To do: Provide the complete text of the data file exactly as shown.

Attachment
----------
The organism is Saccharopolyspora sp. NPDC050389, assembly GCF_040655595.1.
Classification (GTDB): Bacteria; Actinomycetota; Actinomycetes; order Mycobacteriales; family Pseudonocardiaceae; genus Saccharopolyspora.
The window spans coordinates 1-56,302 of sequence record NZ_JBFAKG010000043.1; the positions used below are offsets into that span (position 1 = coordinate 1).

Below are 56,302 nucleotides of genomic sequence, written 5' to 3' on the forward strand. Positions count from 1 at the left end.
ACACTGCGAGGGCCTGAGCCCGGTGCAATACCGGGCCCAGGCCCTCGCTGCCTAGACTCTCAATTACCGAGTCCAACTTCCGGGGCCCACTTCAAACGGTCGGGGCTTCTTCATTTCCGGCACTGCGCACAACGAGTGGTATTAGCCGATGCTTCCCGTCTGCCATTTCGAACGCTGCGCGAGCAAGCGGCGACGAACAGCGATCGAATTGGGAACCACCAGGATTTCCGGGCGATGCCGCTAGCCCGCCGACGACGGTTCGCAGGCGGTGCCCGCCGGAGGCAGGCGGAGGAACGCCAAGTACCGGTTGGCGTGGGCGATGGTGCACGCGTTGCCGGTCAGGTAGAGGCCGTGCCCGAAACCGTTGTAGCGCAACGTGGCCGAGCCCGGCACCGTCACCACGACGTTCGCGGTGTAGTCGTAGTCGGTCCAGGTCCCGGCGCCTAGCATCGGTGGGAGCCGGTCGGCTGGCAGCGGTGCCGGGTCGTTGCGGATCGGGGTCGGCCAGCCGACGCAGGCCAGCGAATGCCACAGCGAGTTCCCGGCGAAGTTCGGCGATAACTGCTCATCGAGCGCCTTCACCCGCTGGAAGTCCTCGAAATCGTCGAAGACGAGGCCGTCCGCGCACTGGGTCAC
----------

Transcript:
The organism is Saccharopolyspora sp. NPDC050389, assembly GCF_040655595.1.
Classification (GTDB): Bacteria; Actinomycetota; Actinomycetes; order Mycobacteriales; family Pseudonocardiaceae; genus Saccharopolyspora.
The window spans coordinates 1-56,302 of sequence record NZ_JBFAKG010000043.1; the positions used below are offsets into that span (position 1 = coordinate 1).

Below are 56,302 nucleotides of genomic sequence, written 5' to 3' on the forward strand. Positions count from 1 at the left end.
ACACTGCGAGGGCCTGAGCCCGGTGCAATACCGGGCCCAGGCCCTCGCTGCCTAGACTCTCAATTACCGAGTCCAACTTCCGGGGCCCACTTCAAACGGTCGGGGCTTCTTCATTTCCGGCACTGCGCACAACGAGTGGTATTAGCCGATGCTTCCCGTCTGCCATTTCGAACGCTGCGCGAGCAAGCGGCGACGAACAGCGATCGAATTGGGAACCACCAGGATTTCCGGGCGATGCCGCTAGCCCGCCGACGACGGTTCGCAGGCGGTGCCCGCCGGAGGCAGGCGGAGGAACGCCAAGTACCGGTTGGCGTGGGCGATGGTGCACGCGTTGCCGGTCAGGTAGAGGCCGTGCCCGAAACCGTTGTAGCGCAACGTGGCCGAGCCCGGCACCGTCACCACGACGTTCGCGGTGTAGTCGTAGTCGGTCCAGGTCCCGGCGCCTAGCATCGGTGGGAGCCGGTCGGCTGGCAGCGGTGCCGGGTCGTTGCGGATCGGGGTCGGCCAGCCGACGCAGGCCAGCGAATGCCACAGCGAGTTCCCGGCGAAGTTCGGCGATAACTGCTCATCGAGCGCCTTCACCCGCTGGAAGTCCTCGAAATCGTCGAAGACGAGGCCGTCCGCGCACTGGGTCAC